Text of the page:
Following spray inoculation of whole Bd plants, symptoms developed on virtually all above-ground plant parts (stems, leaf sheaths and leaves). Unexpectedly, intact leaves from spray inoculated plants also developed necrotic and chlorotic symptoms as did inoculated unwounded detached leaf sections. The presence of Fusarium within Bd tissues was confirmed by CLSM observation of GFP-expressing fungus. This is, to our knowledge, the first report to date of a successful infection on intact foliar tissue by a Fusarium species. Detached leaf assays have been used previously to identify components of resistance related to FHB but these experiments, although using unwounded inoculation, were carried out using Microdochium majus, a non-toxin producing FHB species . We have determined that Fg and Fc can infect floral and foliar tissues of Bd allowing the mycotoxin-producing species to be used in comparative assays on these tissues. The susceptibility of intact Bd leaves therefore provides the first opportunity to establish the relationship between foliar and floral components of resistance to Fusarium species and identify those foliar components of relevance to FHB resistance. The unique susceptibility of Bd to foliar penetration by Fusarium spp. also provides the potential to undertake high throughput genetic screening of Bd mutant collections to identify lines altered in susceptibility to penetration. Having observed disease symptoms on all tested Bd tissues, histological examination was undertaken to determine how Fg and Fc gain entry into this host. Direct stomatal penetration of wheat head tissues by Fg and Fc has been previously reported [41–43]. Despite observing multiple instances of direct contacts between Fg and Fc germination hyphae and stomatal apertures, we did not obtain evidence for entry into Bd via stomata. Overall, our results suggest that, although penetration may occur through stomatal apertures, it is not likely to be the main mode of entry. In numerous instances, hyphal contact with stomata resulted in guard cells becoming very dark brown, indicating the possible deposition of phenolic compounds. Interestingly, phenolic compounds have been previously shown to play a role in FHB disease resistance in wheat  and a similar situation may occur in the guard cells of Bd. Light microscopy images of the first visible symptoms developing on leaves revealed a characteristic amber-brown discolouration (distinct from the colour of contacted guard cells), of the macro-hair base and directly adjacent cells that was correlated with the presence of the fungus and attempted penetration of the host. Although this amber-brown colour is also indicative of phenolic compounds, the results from coleoptile infection studies showed that its accumulation at the site of attempted fungal penetration is not effective in preventing infection. Similar appositions have been observed during infection of wheat by Fg and were more pronounced in resistant than in susceptible cultivars . During infection of Bd coleoptiles Fg appeared to produce infection pegs and gain entry via growth between cells. Again, this is similar to infection observed on wheat . SEM analysis of intact Bd leaf surface indicated that penetration of hair cells may be the preferred route of entry for the pathogen. We observed penetration of the cuticle, growth and branching at the base of the macro-hair. Macro-hairs are located above the vascular bundles, and targeting their base for initial penetration provides the pathogen almost direct access to the vascular bundles enabling rapid spread to adjacent tissues . This is an interesting finding in relation to previous studies made on detached wheat glumes where Fg was observed to penetrate and invade host tissue through short hair cells (termed prickle hairs ). Association between Fg hyphae and prickle hairs (also referred to as papilla cells) on wheat was also noted by Pritch and colleagues , although they did not undertake detailed investigation of the interaction. The comparison of microscope images of infected floral and foliar Bd tissues revealed striking similarities. Fusarium hyphae were observed to specifically target hairs in both tissues, where globose hyphal structures developed about BMH. Accumulation of phenolic compounds of unknown composition occurred in both floral and foliar tissues as a host response to penetration attempts. These similarities support the idea that investigating the mechanisms of Fusarium infection on foliar tissues may have direct relevance to the mechanisms of resistance of the floral tissues to FHB.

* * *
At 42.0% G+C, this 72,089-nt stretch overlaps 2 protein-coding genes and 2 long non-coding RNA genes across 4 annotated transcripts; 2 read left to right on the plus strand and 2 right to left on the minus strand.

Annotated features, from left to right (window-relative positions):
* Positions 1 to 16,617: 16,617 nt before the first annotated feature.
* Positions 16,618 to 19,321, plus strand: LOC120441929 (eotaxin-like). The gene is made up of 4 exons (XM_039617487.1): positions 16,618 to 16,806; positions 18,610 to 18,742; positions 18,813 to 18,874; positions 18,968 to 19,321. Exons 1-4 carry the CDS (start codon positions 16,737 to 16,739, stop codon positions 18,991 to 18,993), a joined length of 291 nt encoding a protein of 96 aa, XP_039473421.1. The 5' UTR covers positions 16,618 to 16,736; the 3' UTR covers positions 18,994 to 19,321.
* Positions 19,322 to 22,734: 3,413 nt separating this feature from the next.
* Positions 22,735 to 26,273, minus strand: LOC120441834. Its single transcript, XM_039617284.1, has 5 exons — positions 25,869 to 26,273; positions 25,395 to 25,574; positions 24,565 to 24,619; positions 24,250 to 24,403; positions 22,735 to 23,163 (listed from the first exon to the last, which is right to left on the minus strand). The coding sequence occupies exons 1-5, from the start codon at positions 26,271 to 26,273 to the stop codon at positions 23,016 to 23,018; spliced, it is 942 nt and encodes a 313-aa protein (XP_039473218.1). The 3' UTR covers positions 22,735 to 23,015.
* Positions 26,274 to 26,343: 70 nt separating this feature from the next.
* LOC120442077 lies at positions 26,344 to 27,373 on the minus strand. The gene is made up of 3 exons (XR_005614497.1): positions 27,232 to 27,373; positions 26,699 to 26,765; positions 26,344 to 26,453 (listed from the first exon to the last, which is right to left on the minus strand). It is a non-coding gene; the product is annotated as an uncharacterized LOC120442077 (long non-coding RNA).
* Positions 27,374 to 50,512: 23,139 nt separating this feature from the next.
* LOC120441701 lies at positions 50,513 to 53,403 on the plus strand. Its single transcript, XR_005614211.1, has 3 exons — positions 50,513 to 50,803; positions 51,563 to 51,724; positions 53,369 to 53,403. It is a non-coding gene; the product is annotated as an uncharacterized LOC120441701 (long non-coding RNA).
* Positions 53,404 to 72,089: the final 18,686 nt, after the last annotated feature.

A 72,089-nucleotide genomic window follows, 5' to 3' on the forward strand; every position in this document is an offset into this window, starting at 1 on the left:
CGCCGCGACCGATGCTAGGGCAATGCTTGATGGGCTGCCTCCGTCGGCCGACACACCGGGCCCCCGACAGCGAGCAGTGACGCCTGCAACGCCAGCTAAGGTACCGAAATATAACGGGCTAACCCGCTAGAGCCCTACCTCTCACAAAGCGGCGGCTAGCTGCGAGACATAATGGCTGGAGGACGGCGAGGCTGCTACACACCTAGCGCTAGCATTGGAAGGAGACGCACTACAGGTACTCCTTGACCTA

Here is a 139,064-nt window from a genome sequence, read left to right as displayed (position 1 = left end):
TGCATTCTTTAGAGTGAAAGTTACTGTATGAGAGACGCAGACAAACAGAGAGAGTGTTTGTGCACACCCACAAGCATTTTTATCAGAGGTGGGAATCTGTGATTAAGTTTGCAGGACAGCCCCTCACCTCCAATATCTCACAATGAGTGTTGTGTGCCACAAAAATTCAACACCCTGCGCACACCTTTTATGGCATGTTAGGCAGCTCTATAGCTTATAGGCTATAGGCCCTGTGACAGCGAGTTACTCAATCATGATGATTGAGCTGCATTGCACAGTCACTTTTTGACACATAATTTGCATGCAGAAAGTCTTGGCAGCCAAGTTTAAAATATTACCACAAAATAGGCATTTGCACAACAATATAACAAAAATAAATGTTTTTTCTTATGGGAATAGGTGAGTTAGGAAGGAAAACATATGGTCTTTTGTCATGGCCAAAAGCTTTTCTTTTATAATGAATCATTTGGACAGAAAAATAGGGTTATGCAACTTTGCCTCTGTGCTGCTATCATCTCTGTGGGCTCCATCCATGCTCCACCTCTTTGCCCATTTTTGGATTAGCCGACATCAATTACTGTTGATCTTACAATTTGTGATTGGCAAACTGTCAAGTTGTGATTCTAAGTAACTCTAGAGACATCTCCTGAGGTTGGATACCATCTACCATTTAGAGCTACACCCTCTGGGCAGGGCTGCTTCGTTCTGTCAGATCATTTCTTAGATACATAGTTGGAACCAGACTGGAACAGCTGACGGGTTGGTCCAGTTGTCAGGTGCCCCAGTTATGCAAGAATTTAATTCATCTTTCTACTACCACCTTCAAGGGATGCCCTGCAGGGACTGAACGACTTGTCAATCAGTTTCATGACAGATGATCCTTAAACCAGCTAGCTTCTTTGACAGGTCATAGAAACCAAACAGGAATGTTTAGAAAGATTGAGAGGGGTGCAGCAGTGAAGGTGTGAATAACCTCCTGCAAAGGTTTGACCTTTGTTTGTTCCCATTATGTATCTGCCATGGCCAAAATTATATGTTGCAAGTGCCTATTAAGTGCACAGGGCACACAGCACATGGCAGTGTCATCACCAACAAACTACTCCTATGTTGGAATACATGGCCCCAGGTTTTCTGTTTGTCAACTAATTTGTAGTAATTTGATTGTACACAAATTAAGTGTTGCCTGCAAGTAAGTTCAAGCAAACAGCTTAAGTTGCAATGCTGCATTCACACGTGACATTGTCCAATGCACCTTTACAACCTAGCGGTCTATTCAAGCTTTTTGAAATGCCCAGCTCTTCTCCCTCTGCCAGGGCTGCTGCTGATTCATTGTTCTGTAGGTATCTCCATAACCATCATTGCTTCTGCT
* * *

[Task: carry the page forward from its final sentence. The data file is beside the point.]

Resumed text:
Root tissues were also successfully infected following inoculation by contact with mycelial plugs. The infection pressure generated by conidia, however, failed to induce infection and it remains to be determined whether infection can proceed directly from conidia or whether infection requires hyphae. Infection was indicated by discolouration and confirmed by observation of inter- and intracellular fungal hyphae in the cortex at an early stage of infection. Even at late stages of infection fungal hyphae were excluded from the stele, a situation similar to that recently reported in wheat . Together with observation of symptoms developing on the stem base, these results suggest that Bd can also be used for modelling crown rot and root rot.
Differential responses among Bd accessions to biotic and abiotic stresses have been observed by others indicating that naturally occurring allelic variation in Bd accessions may provide insights into mechanisms underlying responses to agronomically important traits [48, 49]. Inoculation of Fg conidia on detached Bd florets revealed quantitative differences in fungal development between Bd21 and Bd3-1 lines. Interestingly, the two lines also differed in susceptibility in the detached leaf assay with the most notable difference between them being the extensive chlorosis that developed in Bd3-1. Interestingly, DON application to wounded Bd21 and Bd3-1 leaves also resulted in a difference in response with respect to the development of chlorosis indicating that the differential response of the two lines to Fg is, at least in part, a result of differential susceptibility to DON. The availability of the population derived from a cross between Bd21 and Bd3-1 (http://www.modelcrop.org), will permit genetic mapping of the differential susceptibility of these lines to DON and foliar infection. Additionally, investigating the wide range of di-, tetra- and hexaploid Bd accessions would be expected to reveal different levels and mechanisms of resistance to Fusarium.
Bd was previously reported as a model for rice in order to study resistance to Magnaporthe grisea . The current study provides the first detailed report of Bd as a potential model for a wheat disease caused by a necrotrophic fungus.